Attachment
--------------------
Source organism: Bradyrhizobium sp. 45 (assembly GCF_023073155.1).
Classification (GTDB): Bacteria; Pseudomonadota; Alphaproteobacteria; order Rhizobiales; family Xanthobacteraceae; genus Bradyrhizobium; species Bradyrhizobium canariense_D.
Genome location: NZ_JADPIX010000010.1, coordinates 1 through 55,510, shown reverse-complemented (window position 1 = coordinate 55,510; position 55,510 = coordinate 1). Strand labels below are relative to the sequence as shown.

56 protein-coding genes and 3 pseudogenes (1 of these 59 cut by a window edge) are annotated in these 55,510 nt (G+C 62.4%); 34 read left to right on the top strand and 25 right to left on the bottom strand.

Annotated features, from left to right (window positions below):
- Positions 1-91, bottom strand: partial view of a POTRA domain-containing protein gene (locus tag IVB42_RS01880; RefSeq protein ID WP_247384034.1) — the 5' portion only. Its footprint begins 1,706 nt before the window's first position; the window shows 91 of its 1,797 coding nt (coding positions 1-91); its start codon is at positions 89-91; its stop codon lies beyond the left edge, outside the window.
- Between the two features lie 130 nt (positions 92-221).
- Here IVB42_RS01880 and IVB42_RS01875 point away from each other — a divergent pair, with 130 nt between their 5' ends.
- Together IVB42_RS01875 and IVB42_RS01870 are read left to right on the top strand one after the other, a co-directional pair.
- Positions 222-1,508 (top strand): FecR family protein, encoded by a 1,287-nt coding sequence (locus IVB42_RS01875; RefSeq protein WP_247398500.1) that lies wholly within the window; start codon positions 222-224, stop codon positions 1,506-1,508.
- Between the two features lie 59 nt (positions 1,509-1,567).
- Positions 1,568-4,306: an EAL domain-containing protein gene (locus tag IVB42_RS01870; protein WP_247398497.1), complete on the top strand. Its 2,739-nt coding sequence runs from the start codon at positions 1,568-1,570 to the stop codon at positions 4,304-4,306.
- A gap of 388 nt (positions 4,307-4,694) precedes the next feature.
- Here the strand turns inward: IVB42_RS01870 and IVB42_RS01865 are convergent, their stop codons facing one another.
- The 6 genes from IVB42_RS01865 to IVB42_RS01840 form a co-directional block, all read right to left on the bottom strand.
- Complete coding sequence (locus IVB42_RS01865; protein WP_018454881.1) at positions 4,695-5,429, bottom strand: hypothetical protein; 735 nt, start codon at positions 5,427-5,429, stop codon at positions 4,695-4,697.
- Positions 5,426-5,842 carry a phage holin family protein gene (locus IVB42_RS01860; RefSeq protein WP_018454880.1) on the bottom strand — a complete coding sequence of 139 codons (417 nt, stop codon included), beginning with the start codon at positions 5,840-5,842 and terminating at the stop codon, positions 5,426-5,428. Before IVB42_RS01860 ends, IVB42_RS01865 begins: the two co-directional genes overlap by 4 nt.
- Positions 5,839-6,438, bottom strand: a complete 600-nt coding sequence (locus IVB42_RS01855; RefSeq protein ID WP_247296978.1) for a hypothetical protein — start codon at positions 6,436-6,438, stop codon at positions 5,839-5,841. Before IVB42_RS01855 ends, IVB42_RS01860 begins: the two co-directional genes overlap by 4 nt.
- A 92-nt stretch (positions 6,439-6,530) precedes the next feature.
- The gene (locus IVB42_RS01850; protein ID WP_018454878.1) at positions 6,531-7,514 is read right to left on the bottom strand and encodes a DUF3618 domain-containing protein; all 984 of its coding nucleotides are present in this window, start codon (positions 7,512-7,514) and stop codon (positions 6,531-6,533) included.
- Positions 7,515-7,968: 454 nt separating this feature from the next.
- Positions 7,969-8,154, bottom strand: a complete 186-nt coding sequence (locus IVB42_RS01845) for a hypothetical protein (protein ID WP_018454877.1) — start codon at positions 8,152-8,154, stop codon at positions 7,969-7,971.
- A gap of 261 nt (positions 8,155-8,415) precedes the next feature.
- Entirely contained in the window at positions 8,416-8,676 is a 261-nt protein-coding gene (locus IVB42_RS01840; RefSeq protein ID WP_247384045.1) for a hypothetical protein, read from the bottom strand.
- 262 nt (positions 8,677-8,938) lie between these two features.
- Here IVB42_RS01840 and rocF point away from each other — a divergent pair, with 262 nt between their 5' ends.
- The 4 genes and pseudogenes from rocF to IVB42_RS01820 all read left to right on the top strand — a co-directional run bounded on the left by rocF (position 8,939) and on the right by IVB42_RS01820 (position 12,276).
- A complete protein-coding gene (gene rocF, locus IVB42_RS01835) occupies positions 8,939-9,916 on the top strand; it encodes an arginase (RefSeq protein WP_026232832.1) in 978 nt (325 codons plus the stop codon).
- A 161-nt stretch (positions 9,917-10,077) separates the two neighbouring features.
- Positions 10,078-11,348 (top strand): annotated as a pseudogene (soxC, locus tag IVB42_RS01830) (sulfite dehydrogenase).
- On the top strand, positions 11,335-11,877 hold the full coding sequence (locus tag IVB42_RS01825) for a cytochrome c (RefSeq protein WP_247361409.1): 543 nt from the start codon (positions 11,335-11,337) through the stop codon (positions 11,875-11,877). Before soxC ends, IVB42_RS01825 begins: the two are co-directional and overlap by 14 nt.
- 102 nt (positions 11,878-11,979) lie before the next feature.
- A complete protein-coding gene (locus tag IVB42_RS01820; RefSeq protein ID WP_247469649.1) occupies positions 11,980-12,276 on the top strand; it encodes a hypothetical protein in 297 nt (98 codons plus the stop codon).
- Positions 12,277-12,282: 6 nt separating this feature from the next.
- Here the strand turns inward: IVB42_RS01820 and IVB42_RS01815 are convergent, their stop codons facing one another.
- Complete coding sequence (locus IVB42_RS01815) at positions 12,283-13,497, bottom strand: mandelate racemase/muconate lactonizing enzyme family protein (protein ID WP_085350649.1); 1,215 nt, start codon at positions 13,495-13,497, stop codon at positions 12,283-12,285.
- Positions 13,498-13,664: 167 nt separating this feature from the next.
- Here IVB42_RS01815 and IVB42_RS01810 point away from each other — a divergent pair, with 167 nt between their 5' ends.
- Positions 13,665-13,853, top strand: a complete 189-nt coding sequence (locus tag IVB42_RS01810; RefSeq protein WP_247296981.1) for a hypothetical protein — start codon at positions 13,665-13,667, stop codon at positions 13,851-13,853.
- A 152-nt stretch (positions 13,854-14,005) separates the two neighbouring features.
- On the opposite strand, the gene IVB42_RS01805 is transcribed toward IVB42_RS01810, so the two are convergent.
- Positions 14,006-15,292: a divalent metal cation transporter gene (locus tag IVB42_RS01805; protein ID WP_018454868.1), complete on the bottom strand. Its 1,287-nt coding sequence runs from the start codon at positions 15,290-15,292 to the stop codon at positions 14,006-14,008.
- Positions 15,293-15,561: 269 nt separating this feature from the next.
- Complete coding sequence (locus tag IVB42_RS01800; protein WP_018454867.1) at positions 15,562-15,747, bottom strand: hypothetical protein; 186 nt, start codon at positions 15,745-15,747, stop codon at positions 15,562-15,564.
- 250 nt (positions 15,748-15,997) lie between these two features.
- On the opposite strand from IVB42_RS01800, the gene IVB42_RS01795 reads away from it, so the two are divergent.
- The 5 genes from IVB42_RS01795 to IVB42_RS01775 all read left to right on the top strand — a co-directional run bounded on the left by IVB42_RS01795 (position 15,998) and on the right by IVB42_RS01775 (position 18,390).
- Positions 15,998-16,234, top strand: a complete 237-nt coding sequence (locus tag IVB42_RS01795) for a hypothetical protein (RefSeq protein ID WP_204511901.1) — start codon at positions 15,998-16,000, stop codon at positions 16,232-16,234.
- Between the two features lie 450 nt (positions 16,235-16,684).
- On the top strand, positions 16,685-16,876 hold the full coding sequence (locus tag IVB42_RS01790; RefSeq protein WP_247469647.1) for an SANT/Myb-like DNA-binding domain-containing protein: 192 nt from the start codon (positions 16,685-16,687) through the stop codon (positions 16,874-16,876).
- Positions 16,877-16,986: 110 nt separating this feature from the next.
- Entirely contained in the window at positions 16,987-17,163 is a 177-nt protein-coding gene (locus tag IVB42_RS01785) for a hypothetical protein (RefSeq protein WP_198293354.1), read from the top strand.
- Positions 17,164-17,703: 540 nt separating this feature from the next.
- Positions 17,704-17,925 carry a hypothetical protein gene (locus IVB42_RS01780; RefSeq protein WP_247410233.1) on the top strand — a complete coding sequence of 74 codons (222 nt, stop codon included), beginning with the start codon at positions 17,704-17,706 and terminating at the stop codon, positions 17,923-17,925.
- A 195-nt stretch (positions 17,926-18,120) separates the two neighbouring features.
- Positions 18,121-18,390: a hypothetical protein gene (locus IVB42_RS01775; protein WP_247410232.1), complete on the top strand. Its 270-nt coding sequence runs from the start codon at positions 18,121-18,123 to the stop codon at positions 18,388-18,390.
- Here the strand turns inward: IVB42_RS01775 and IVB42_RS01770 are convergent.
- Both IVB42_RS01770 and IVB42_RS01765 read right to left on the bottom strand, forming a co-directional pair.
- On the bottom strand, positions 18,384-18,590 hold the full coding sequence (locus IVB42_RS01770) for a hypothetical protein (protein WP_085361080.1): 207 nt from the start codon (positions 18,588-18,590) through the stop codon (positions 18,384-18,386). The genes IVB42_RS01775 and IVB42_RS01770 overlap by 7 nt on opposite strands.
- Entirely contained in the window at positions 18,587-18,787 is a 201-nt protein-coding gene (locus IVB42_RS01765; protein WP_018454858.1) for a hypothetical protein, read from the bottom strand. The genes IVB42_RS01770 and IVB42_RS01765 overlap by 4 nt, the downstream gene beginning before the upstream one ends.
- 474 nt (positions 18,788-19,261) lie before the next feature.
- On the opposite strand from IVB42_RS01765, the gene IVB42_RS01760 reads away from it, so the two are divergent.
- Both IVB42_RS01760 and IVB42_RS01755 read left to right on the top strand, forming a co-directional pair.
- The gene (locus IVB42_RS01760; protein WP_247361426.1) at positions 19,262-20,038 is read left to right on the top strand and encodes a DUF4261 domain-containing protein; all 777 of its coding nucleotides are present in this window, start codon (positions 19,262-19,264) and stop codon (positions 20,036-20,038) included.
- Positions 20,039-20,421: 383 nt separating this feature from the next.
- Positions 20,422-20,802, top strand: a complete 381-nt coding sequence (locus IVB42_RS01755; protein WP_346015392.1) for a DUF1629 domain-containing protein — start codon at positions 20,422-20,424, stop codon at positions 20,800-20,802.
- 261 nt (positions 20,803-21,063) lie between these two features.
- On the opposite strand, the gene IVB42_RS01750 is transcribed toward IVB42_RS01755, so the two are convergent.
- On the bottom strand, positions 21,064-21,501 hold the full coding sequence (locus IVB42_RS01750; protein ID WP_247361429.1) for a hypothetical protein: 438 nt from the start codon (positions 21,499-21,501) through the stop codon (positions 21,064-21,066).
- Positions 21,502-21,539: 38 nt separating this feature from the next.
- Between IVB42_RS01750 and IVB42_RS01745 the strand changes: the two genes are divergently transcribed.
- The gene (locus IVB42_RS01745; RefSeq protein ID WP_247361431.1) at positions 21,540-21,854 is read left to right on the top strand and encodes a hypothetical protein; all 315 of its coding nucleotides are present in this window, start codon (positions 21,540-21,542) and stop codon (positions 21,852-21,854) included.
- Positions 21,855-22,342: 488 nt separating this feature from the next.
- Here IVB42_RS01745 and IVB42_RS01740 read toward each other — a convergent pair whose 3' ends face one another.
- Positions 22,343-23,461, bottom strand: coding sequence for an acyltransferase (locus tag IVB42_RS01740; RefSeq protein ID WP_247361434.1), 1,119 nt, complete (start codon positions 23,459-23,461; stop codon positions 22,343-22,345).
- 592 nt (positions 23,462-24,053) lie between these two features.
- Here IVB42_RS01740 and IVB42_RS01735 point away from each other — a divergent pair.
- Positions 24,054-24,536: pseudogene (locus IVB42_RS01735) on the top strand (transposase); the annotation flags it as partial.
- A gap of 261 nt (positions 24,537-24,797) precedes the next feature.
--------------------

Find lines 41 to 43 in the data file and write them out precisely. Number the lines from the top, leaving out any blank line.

- On the opposite strand, the gene IVB42_RS01805 is transcribed toward IVB42_RS01810, so the two are convergent.
- Positions 14,006-15,292: a divalent metal cation transporter gene (locus tag IVB42_RS01805; protein ID WP_018454868.1), complete on the bottom strand. Its 1,287-nt coding sequence runs from the start codon at positions 15,290-15,292 to the stop codon at positions 14,006-14,008.
- Positions 15,293-15,561: 269 nt separating this feature from the next.